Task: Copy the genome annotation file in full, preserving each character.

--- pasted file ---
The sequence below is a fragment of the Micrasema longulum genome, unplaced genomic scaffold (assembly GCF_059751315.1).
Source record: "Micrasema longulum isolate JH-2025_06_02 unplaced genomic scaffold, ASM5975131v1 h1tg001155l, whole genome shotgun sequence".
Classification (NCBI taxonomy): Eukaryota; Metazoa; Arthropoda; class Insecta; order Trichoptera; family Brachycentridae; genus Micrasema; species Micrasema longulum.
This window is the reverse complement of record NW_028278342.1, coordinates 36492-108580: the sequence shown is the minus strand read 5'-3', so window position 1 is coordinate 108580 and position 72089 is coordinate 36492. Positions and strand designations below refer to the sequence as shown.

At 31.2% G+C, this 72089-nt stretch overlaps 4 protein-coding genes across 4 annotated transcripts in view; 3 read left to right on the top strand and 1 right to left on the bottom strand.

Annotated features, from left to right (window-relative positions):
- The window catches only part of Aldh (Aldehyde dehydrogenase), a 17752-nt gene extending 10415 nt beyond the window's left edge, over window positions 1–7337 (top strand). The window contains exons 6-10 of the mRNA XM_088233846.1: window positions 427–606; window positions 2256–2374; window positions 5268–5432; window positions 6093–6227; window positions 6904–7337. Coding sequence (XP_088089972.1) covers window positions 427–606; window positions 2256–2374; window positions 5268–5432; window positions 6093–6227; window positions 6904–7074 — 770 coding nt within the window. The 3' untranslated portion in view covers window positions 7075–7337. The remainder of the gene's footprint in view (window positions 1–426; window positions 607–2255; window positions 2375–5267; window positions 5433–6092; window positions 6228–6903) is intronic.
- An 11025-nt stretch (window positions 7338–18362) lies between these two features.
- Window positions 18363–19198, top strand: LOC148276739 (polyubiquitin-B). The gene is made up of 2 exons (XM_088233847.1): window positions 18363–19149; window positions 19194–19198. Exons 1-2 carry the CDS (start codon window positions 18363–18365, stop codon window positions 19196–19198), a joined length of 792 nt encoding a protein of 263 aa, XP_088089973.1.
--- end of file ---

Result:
The sequence below is a fragment of the Micrasema longulum genome, unplaced genomic scaffold (assembly GCF_059751315.1).
Source record: "Micrasema longulum isolate JH-2025_06_02 unplaced genomic scaffold, ASM5975131v1 h1tg001155l, whole genome shotgun sequence".
Classification (NCBI taxonomy): Eukaryota; Metazoa; Arthropoda; class Insecta; order Trichoptera; family Brachycentridae; genus Micrasema; species Micrasema longulum.
This window is the reverse complement of record NW_028278342.1, coordinates 36492-108580: the sequence shown is the minus strand read 5'-3', so window position 1 is coordinate 108580 and position 72089 is coordinate 36492. Positions and strand designations below refer to the sequence as shown.

At 31.2% G+C, this 72089-nt stretch overlaps 4 protein-coding genes across 4 annotated transcripts in view; 3 read left to right on the top strand and 1 right to left on the bottom strand.

Annotated features, from left to right (window-relative positions):
- The window catches only part of Aldh (Aldehyde dehydrogenase), a 17752-nt gene extending 10415 nt beyond the window's left edge, over window positions 1–7337 (top strand). The window contains exons 6-10 of the mRNA XM_088233846.1: window positions 427–606; window positions 2256–2374; window positions 5268–5432; window positions 6093–6227; window positions 6904–7337. Coding sequence (XP_088089972.1) covers window positions 427–606; window positions 2256–2374; window positions 5268–5432; window positions 6093–6227; window positions 6904–7074 — 770 coding nt within the window. The 3' untranslated portion in view covers window positions 7075–7337. The remainder of the gene's footprint in view (window positions 1–426; window positions 607–2255; window positions 2375–5267; window positions 5433–6092; window positions 6228–6903) is intronic.
- An 11025-nt stretch (window positions 7338–18362) lies between these two features.
- Window positions 18363–19198, top strand: LOC148276739 (polyubiquitin-B). The gene is made up of 2 exons (XM_088233847.1): window positions 18363–19149; window positions 19194–19198. Exons 1-2 carry the CDS (start codon window positions 18363–18365, stop codon window positions 19196–19198), a joined length of 792 nt encoding a protein of 263 aa, XP_088089973.1.